I am standing outside in my pt uniform. It’s probably 75 degrees out with a light breeze. We’re finishing off a back-and-forth cornhole match. I polish off the near beer (the non-alcoholic variety) in my left hand (my second of the night) and let fly a high-arching bean bag toss. It thunks down on the target 30 feet away scoring our team a point. What am I doing here? I'm on a forward operating base somewhere not too far from Iran, drinking near beer, and playing cornhole. I have to give it to the Army. They know how to make the most of their living arrangements. The office we are working out of while we are here is made up of an eclectic mix of cavalry soldiers, civil affairs soldiers, a provincial reconstruction team State Department civilian, and now us. When they got here, they took over a corner of this building and built their own desks, partitioned off their own sleeping quarters and bunk beds, and built a cornhole set all in just a few months time.
We're here to help write up project packages for various cities in the local province. Most deal with repairs, infrastructure improvements, and new construction. Others, however, are titled “flexible maintenance worker” programs. These are the projects designed to keep people from blowing us up. Hopefully by paying people to clean up the streets and canals they will not seek employment elsewhere. It’s a strategy that has seen remarkable success here but one which is also entirely temporary and not sustainable. Already, similar programs in and around Baghdad are being dropped due to cost by the Iraqi government. I'm thinking that those young men cannot continue to support their families without jobs forever. So if we can't help find them jobs, who’s going to pay to keep food on the table?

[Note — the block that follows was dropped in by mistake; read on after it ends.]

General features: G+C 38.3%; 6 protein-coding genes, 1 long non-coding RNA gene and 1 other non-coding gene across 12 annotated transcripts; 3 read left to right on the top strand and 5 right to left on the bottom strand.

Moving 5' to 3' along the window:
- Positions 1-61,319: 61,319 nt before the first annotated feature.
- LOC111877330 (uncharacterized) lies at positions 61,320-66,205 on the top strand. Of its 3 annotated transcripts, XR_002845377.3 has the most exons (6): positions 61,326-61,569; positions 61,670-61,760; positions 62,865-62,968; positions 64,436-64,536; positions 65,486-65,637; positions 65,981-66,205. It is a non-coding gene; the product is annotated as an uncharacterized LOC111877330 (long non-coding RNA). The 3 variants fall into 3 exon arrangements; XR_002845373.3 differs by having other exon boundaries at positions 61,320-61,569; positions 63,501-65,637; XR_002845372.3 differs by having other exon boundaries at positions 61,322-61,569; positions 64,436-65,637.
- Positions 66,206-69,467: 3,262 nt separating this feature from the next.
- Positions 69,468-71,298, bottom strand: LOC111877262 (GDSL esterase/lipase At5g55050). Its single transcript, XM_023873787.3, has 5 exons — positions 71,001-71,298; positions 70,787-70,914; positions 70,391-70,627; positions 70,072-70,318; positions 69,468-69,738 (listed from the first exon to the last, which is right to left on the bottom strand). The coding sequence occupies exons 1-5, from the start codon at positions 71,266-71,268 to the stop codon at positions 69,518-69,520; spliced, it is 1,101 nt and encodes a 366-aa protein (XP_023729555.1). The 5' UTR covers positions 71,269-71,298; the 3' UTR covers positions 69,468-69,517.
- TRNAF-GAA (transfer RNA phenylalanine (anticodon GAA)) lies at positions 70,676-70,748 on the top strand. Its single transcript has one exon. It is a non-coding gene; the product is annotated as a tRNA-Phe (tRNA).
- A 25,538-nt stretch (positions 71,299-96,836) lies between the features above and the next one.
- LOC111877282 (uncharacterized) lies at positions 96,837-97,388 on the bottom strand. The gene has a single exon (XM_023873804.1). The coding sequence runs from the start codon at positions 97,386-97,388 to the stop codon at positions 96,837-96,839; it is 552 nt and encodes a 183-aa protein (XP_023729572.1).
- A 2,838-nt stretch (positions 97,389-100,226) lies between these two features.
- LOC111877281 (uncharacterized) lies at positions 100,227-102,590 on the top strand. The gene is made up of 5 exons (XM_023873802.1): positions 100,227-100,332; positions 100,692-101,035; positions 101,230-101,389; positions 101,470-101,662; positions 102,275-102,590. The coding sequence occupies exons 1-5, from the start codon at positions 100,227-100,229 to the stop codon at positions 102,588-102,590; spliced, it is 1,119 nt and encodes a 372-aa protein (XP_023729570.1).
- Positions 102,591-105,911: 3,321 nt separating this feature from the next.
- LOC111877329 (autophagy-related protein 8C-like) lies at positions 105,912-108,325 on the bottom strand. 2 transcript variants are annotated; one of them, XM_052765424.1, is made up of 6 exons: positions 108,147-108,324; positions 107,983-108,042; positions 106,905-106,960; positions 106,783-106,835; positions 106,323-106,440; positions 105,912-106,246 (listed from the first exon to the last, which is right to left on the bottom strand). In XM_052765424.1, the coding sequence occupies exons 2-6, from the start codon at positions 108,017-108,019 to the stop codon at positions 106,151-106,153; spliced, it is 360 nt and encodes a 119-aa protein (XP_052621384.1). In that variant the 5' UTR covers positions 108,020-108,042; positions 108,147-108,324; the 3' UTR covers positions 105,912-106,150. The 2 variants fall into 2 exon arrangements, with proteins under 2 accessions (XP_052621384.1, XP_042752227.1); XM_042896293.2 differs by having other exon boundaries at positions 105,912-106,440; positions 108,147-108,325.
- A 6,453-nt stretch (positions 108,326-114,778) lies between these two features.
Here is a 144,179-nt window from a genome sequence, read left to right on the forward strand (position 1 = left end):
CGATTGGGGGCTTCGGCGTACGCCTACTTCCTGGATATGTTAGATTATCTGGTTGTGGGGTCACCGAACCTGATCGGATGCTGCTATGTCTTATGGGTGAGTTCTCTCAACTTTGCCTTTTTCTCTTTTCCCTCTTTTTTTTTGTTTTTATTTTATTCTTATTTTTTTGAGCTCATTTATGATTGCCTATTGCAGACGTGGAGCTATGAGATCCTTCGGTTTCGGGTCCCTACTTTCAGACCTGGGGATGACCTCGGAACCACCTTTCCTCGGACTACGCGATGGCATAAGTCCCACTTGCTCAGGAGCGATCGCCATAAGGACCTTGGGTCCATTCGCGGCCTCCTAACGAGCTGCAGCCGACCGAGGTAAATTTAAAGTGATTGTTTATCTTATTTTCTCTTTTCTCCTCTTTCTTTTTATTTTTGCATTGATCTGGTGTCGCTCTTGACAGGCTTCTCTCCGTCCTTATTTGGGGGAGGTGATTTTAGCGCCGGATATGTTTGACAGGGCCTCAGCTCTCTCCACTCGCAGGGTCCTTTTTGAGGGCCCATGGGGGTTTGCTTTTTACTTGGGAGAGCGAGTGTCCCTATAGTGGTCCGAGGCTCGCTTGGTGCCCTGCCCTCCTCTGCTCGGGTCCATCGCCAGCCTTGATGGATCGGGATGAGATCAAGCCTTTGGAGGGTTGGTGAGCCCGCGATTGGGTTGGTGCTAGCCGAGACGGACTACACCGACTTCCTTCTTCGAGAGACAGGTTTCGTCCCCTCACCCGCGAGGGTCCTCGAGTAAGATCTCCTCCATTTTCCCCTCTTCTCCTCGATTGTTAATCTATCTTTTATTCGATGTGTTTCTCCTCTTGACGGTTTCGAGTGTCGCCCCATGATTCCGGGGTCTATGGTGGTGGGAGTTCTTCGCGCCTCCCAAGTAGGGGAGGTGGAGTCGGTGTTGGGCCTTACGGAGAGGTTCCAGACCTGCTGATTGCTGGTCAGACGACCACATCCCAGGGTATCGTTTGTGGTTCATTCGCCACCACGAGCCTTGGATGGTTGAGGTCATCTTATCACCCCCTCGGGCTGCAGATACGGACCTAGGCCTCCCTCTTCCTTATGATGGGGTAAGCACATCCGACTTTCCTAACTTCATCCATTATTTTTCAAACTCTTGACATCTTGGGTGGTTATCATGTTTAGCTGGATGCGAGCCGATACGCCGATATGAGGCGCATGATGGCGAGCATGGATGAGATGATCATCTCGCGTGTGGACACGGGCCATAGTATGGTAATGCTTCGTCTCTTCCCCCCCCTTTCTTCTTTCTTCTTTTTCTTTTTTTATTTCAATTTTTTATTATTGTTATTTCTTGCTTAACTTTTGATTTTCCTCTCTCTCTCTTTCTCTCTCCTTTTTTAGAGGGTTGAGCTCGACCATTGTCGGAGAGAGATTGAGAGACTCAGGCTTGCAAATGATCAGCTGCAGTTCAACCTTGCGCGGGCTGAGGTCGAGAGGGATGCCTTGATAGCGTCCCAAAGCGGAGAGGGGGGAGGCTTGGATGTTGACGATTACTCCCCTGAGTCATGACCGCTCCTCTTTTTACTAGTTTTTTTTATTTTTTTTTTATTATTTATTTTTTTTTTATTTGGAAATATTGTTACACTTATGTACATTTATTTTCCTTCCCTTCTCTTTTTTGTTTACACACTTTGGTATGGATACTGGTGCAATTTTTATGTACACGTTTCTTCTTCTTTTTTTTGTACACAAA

We arrived here at a busy time in the midst of some intense discussion about the way forward in this province. Leadership is pushing hard to have over fifty new projects drawn up and bid out as soon as possible. This came down after high-ups started questioning why no new projects were being done in their battle space. The unfortunate reaction to this pressure may have been an overreaction. Liaisons were pressured to seek out projects from the local mayors and government officials. Promises of new roads, schools, wells, etc. were quickly passed out. Now, a month and a half later, people are wondering why there are delays. It's hard to find just one answer. One officer here, recently back from his two weeks of mid-term leave is livid. He thinks the Iraqi government should drive the effort for infrastructure improvements from here on out now that we've set timetables for withdrawal. If they want new wells, they need to tell us where they should be situated, give us information about the depth of the water table, geological soil strata information, population data, and an assurance that any water pumped out of the ground will have the means to make it to homes, schools, and hospitals where it can be used appropriately. This office has only been able to gather scraps of this information from the local authorities.